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While your children will tell you without any compunction that you are definitely not Smarter than a Fifth Grader, and that you are more likely The Weakest Link, there are plenty of popular game shows that you can play at home with contestants of all ages. All you need are a few household items, a competitive spirit and plenty of enthusiasm.


We were all enthralled by MasterChef Australia, and then Durbanite Deena Naidoo walked off with the grand prize in South Africa’s first MasterChef. I’m sure you watched as the contestants struggled to chop those onions, or identify different spices, in their bid for the title. Now there’s Junior MasterChef, where aspirant young cooks battle it out for gastronomic glory. Why not test your family’s culinary skills with your own version of the show? Include various challenges, such as a blind tasting, or place several herbs on a tray and ask your family to identify them. Cook a pot of curry or a stew, and get your family to list the ingredients. Or, better yet, prepare a dish that is missing a vital ingredient and challenge your family to guess what it is. You could also have cook-offs. Set a timed challenge: let the older children compete against each other to see who can make the tastiest pasta or most decadent dessert. The winner gets excused from kitchen chores for the week or gets to eat at a restaurant of their choice.

Minute to win it

This is your chance to test your family’s skill and patience, using ordinary household items. Many of the challenges look easy; but don’t be deceived. They often require intense concentration and talent. Put 10 or so challenges, of varying difficulty, into a jar. Each person takes a turn to choose one, which has to be completed in just 60 seconds. Possible games include “junk in the trunk”: fill an empty tissue box with eight ping-pong balls and attach it to the contestant’s belt. They may only use the movement of their body, not their hands, to throw the balls onto the floor before the 60-seconds buzzer sounds. In “egg roll”, the contestant must roll an egg around a tray to collect several stickers. They may not touch the egg, but the game can continue if the egg drops and does not break. In “Christmas ball”, the game starts with the contestant standing behind a Christmas ornament, holding a gift box. They have 60 seconds to fan the ball, using only the gift box, to a designated end zone. Make sure there is much cheering and excitement as contestants pit their skills to “win it” in only one minute.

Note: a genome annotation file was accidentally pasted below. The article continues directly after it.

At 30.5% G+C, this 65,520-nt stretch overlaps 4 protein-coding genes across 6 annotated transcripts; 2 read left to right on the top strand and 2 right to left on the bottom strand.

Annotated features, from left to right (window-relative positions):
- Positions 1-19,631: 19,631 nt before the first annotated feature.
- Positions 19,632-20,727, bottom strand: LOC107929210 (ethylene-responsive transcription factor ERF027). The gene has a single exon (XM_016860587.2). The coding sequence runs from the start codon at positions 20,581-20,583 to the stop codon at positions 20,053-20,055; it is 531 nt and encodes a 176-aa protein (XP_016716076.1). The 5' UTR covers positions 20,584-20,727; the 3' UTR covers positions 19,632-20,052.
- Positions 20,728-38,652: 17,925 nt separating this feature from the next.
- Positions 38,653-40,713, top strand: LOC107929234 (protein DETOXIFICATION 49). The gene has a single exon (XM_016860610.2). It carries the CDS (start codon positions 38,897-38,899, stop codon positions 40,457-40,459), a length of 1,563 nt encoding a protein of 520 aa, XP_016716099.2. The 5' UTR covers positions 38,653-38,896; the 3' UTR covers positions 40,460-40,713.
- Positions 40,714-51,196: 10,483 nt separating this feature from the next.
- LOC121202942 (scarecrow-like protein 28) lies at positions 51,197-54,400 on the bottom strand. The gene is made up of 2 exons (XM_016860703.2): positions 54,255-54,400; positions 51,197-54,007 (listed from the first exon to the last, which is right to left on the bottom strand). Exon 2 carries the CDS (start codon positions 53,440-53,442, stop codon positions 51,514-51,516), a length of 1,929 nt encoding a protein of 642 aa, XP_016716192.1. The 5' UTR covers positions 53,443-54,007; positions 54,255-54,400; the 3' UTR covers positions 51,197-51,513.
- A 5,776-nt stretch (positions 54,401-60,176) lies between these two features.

Come dine with me

Everyone gets a turn to cook a meal for the rest of the family. At the end of the evening, the meal is scored out of 10, and the host with the most points at the end of the week wins. This is a great way to take the monotony out of weekday meals. Perhaps try this one during the holiday, when the children will have time to find interesting recipes, come up with a menu and send you off to buy the ingredients. Laying the table and making the meal look presentable is also part of the challenge, so remember to score each other on the whole experience.


In the television version, contestants tackle a seemingly impossible obstacle course littered with moving targets, balls that show no mercy, and foam and water sprays. Your garden version may not be on quite the same scale, but it can still test your family’s agility and wile. In summer, use your pool as part of the course. Just make sure children are supervised at all times and that only confident swimmers tackle the more difficult challenges. You can use a Lilo, a pool noodle and other items to create interesting challenges. On terra firma, use garden furniture as obstacles – make them run through, jump over and slide under various objects.


All the world’s a stage; even if that stage is in your lounge or your garden. Children of all ages will love the opportunity to perform for family and friends. Create an audition area and assign each child a song or musical genre. You can record the performance so that they can listen to or watch themselves sing. Give each child a turn to be a “judge”, where they can make a few comments. Hopefully there won’t be any budding Randalls in your Idols audition. Everyone can then vote for their favourite performance. Remember to keep it fun and encouraging, so that everyone has the confidence to grab the microphone.

Fear factor

Okay, so eating cockroaches or grasshoppers is probably not going to fly with the family as a fun holiday activity. But why not give the reality show a new, slightly more palatable twist by playing Fear Factor with different foods? Blindfold each contestant and get them to sample an array of dishes of different textures and tastes. Throw avocado, olive oil and chilli into the mix, to make for an interesting gastronomic challenge. The person who can stomach the most taste tests wins.

Noot vir noot 

This game, based on the popular Afrikaans show Noot vir Noot, or note for note, can be adapted for children of all ages. Record a selection of music and get your contestants to name the songs. Play the first couple of notes of a song and the first person to shout out the song’s title wins. You can also test your family’s lyrical knowledge. Type out a few lines of a song, omitting key words, and get your children to fill in the blanks. You can also find pictures of popular artists and get them to match the singer to the song.

Anél Lewis